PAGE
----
Guidance – Managing Short Term or Frequent Absence

This guidance should be read in conjunction with the Managing Attendance Policy.

A PDF version of this guidance note can be found here: Guidance - Managing Short Term or Frequent Absence

Introduction

While the University wishes to be supportive in addressing frequent short-term absence, it should be noted that absences of this nature can be particularly disruptive and it is important that they are managed and supported effectively.

Attendance issues can often be resolved at an early stage by making an employee aware that their attendance has become a concern and working with them to support the required improvement.

The Attendance Improvement Process provides a framework to support improved attendance, and escalates accordingly where an improvement does not occur.

Identifying an Attendance Issue

Managers are responsible for deciding if supportive intervention is needed when a series of absences occur and/or where a review point is reached following a period of absence.

An employee’s attendance history should be assessed against the review points following any period of absence.

The Review Points, as outlined in the Managing Attendance policy, are any one (or combination) of the following:

  • 3 occasions of absence within the last 3 months 
  • 5 occasions of absence within the last 12 months
  • 12 or more days sickness absence, accrued over more than 1 period of absence, within the last 12 months (Pro-rated for part-time staff)
  • Any other recurring, recognisable pattern (e.g. frequent absenteeism on a Monday)

Discussing an Attendance Issue

It is good practice in all cases of absence, regardless of whether or not an issue has been identified, to ensure that a Return to Work Discussion takes place following a period of absence. The extent of this discussion will be influenced by the circumstances of the absence(s), including whether or not a review point has been met.

Frequent short-term absence can in some cases be a sign of an underlying medical condition, therefore it is important that supportive steps are taken to discuss any frequent pattern of absence in order to explore the cause, its impact and how an improvement may be achieved (with support if required). Such absences may also be a sign of another problem of difficulty and discussion gives employee’s the chance to raise of share any concerns or difficulties they may have.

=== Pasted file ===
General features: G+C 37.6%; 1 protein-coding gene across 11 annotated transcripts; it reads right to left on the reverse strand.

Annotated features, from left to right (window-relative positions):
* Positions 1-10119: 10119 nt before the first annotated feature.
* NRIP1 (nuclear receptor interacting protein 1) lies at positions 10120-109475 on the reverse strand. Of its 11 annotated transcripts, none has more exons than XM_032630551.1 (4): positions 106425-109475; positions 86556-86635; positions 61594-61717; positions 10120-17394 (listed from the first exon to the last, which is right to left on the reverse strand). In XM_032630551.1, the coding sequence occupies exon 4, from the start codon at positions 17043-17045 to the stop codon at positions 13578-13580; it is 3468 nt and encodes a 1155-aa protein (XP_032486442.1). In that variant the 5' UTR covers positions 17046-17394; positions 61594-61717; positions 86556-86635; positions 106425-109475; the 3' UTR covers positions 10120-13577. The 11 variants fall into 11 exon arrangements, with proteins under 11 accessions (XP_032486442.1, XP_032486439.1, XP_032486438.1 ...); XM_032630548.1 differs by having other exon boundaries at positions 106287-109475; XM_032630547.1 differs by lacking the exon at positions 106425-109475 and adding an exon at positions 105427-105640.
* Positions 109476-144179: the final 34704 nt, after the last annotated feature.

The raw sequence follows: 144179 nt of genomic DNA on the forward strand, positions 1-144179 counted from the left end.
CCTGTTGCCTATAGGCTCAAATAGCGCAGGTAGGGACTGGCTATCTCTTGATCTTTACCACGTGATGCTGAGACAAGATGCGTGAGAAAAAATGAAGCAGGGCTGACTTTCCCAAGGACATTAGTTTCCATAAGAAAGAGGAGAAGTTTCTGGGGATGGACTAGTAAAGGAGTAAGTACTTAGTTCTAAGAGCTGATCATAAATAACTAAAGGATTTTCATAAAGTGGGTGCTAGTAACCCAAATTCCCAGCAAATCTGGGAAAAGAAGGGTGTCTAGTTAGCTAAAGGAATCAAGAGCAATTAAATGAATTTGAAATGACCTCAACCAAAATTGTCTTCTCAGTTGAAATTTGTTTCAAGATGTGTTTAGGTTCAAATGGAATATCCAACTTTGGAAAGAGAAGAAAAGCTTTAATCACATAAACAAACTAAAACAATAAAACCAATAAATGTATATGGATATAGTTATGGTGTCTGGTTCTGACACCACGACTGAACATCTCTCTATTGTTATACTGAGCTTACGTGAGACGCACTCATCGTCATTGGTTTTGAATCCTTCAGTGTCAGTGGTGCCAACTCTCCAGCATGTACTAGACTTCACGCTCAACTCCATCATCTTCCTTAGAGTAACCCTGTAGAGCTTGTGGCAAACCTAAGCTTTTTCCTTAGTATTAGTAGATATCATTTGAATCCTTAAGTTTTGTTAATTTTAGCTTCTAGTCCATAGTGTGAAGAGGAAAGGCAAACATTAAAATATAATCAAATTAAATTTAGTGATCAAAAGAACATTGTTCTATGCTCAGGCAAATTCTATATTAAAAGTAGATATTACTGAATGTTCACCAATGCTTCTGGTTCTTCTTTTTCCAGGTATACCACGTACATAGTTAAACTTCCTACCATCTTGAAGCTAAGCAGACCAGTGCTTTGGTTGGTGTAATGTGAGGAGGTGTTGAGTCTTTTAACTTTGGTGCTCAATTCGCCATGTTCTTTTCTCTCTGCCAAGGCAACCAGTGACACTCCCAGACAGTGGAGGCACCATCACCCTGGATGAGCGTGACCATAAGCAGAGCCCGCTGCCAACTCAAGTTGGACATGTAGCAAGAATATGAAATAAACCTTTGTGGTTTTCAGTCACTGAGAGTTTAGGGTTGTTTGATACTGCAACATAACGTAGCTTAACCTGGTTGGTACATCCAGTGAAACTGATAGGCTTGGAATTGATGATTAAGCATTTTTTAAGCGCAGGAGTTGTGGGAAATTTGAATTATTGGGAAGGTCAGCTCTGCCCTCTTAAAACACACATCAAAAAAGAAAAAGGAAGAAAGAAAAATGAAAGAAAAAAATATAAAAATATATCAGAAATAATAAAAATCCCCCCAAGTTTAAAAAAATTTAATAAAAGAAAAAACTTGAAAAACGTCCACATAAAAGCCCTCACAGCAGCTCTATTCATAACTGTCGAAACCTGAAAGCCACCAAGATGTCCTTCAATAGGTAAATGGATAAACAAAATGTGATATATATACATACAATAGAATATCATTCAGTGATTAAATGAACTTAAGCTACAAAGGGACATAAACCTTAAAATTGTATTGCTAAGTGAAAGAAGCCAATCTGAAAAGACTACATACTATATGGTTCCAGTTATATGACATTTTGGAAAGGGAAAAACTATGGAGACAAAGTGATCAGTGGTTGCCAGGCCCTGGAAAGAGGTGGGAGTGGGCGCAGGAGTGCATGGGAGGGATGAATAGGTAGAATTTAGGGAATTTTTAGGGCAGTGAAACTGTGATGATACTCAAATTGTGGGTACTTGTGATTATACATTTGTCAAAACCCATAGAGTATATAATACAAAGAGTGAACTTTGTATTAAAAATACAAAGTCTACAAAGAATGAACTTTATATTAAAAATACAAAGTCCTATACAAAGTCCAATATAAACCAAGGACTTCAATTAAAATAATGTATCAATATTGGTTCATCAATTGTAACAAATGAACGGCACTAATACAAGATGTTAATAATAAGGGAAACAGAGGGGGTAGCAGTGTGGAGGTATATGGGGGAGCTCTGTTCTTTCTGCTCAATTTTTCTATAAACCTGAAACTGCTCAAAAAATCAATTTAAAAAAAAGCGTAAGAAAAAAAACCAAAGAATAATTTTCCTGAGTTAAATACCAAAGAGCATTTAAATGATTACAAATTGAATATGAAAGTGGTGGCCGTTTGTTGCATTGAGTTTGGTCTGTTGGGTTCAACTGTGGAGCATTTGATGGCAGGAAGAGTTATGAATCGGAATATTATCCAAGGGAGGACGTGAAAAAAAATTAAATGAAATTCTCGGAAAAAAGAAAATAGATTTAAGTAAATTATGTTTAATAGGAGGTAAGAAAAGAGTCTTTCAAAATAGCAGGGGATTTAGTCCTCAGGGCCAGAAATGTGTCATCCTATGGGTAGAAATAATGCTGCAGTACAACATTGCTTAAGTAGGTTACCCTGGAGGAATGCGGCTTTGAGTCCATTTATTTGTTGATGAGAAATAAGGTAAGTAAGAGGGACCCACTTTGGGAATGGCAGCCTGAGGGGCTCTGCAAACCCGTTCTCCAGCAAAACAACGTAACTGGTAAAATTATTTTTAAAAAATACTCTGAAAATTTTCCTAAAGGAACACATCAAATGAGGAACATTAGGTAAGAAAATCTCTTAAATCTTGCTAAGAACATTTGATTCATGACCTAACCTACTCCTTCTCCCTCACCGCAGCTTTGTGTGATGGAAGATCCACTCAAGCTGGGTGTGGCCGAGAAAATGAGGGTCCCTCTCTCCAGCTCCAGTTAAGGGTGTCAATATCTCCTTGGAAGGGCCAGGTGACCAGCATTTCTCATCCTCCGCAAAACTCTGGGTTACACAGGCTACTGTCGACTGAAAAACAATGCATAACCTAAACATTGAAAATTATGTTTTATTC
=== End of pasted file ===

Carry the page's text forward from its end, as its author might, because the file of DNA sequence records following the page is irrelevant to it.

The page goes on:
For absences where no review point has been reached or where the manager has no other concerns, a short verbal discussion is appropriate with no need to complete a return to work form.

For absences which meet a review point or where the manager has any concerns, a more detailed discussion should take place and be recorded using the Form - Return to Work Discussion. Where a review point is reached, this discussion is typically the start of the Attendance Improvement Process and the reverse of the return to work form also contains the Attendance Improvement Plan required at the start of this process.

Further details on holding the return to work discussion are available in Guidance – Carrying Out a Return to Work Discussion, but key considerations are:

  • Alerting the employee to the fact that their attendance levels are giving cause for concern
  • Exploring the reasons for absence and establishing whether or not there is an underlying medical condition or reason affecting an employee’s attendance, taking advice from Occupational Health if required. Where an underlying medical condition or disability is identified, discussion should take place around the impact this may have on their role
  • If the employee believes they are suffering from work-related stress, the guidance under the Stress At Work section should typically be followed in the first instance
  • Considering any possible adjustments to support employees and taking appropriate advice or guidance from HR and/or Occupational Health, particularly in cases where an underlying medical condition is identified
  • Ensuring that the employee understands the Managing Attendance Policy, the review points, the Attendance Improvement Process and any potential next steps in the process should their attendance fail to improve. In appropriate cases, this will include advising the employee that their attendance will now be monitored for a period of time or that they will be required to attend a formal hearing.

Monitoring an Attendance Issue

Attendance levels should continue to be monitored during any monitoring periods implemented during the Attendance Improvement Process (and detailed in the employees Attendance Improvement Plan).

Equally important is the monitoring of the impact of any adjustments put in place to ensure that they are working effectively or to identify if they need to be reviewed or adapted.

Where the desired improvement is achieved, the Attendance Improvement Process concludes and the employee’s attendance can then be managed as per normal arrangements.

Where there is no improvement, or where further review points are triggered, the matter should be escalated through the Attendance Improvement Process accordingly.

Progressing an Attendance Issue

Where attendance issues remain, the Attendance Improvement Process outlines the process to be followed. The general principles of section 3 are repeated throughout, with a potential escalation of warnings issued at formal hearings throughout the process.

It is important, before progressing any case, to consider the root cause of absence and to take further advice from Human Resources in cases where an underlying medical condition is identified.